Looking at the Constitution

Dear Editor:

While I can understand where Ken Vaselaar and his letter were coming from, they were problematic in that they failed to differentiate between “rights” and “privileges.” There are a number of flaws underlying his letter that call his thought process into question.

Since the Constitution is, as Vaselaar described, a “living document whose principles must be applied to our current circumstances,” we must restrict many if not all of the rights we are guaranteed.

Since international terrorism is now part of our everyday life, we must surrender the Fourth Amendment. After all, the protections guaranteed us therein could be used to protect terrorists and their nefarious plans from discovery.

Or since the activities of criminal gangs have become so violent and out of control, the only way they can be adequately dealt with is through special search-and-destroy teams, perhaps through a newly-created gendarmerie agency that is untouchable and unobstructed to do that job. Bye-bye Sixth Amendment.

Or because of the rancorous state of affairs in terms of civic discourse, we have no choice but to rein in those demagogues who hide behind the First Amendment and whip people up into frenzies, which ultimately makes society less safe.  After all, the Founders said “freedom of the press”, which means only printing presses available in the late 18th Century and could not possibly mean radio, television, or the internet. Those media just create way too much capacity for demagogues and disinformers to cause an inordinate degree of damage to our society.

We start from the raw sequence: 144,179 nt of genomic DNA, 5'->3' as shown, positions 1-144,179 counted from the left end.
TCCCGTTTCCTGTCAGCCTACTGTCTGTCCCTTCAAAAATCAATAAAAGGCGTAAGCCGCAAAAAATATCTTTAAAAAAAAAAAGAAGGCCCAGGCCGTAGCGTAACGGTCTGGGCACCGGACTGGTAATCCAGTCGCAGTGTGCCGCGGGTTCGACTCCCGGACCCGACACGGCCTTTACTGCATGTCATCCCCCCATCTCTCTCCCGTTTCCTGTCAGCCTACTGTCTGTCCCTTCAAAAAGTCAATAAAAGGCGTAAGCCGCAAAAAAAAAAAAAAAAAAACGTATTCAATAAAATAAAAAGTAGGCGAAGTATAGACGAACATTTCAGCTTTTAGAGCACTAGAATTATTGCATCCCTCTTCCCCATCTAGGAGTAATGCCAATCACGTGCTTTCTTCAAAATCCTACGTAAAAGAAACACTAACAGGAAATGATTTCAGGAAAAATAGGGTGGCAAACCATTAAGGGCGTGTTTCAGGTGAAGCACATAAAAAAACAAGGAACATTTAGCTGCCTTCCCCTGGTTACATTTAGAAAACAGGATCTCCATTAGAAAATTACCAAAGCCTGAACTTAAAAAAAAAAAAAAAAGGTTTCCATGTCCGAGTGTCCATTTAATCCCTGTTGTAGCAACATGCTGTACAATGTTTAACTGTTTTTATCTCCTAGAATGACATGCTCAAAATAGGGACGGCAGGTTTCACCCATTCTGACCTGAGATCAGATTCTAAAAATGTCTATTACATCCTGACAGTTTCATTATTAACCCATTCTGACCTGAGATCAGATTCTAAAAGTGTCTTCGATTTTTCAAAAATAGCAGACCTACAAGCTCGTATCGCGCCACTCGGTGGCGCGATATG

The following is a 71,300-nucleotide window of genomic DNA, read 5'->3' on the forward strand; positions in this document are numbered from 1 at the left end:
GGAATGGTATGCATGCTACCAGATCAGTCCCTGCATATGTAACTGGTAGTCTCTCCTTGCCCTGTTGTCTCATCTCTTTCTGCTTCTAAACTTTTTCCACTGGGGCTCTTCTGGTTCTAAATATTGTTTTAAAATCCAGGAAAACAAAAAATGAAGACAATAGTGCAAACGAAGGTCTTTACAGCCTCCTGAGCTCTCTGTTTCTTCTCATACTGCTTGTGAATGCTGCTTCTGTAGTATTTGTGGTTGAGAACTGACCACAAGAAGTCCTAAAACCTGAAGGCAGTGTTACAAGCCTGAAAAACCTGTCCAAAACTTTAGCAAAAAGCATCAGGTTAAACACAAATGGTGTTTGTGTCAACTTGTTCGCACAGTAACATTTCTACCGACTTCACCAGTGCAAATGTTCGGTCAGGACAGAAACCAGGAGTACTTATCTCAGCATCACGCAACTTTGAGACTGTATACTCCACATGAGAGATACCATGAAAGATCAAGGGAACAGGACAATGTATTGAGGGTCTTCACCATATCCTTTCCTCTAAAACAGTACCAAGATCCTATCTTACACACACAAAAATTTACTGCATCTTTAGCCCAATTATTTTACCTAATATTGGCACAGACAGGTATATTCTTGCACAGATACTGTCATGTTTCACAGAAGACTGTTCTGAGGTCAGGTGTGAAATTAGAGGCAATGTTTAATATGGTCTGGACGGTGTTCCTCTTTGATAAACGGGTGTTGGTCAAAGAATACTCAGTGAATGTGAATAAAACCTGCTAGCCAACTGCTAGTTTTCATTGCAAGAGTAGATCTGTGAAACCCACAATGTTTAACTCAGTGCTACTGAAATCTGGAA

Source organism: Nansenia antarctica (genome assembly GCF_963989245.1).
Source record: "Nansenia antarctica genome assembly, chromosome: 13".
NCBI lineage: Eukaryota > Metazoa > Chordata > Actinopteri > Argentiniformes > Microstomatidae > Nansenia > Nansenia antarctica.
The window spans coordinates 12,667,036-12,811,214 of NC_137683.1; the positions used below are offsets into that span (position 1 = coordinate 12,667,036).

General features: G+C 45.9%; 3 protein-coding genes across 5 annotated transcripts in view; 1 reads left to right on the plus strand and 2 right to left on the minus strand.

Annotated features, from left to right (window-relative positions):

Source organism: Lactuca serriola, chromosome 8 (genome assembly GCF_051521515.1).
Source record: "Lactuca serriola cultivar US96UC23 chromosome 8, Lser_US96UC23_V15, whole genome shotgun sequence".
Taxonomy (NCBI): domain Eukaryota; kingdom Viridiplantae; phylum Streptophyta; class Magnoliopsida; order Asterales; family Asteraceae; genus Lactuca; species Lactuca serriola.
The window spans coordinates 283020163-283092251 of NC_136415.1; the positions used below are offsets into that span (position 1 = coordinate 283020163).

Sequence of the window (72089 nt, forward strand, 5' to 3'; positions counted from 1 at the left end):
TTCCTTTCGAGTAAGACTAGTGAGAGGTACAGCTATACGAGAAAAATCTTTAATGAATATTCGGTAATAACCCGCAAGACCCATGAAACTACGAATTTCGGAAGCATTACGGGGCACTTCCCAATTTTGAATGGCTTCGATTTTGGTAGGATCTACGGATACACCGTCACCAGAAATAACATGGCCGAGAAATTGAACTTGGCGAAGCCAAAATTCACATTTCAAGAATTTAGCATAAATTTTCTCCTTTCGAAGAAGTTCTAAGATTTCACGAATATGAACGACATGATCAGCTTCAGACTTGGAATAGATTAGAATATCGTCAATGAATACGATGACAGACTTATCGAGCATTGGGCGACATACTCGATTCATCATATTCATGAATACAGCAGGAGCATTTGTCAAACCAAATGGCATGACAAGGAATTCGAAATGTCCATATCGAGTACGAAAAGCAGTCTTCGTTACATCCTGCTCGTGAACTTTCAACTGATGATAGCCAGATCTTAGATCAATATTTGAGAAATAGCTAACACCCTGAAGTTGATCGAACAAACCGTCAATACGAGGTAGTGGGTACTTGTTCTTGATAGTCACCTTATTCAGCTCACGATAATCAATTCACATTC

Ultimately, I cringe whenever I see and hear someone demand that those of whom they disapprove be required, through force of law and government, to get their permission to live their lives. This is what separates a “right” from a “privilege.”  If we demand that every right become a privilege, we will surely end up with neither.

As for the Bill of Rights, it protects concepts and should not be construed to exclude things simply because they are more technologically advanced. Faithfulness to it demands rejecting any efforts to introduce sweeping, wholesale restrictions along the continuum of prohibition, especially against those who have done no harm to another. After all, do we not have a Presumption of Innocence in this country?

Apparently, some political movements don’t believe so.

Matthew Rothchild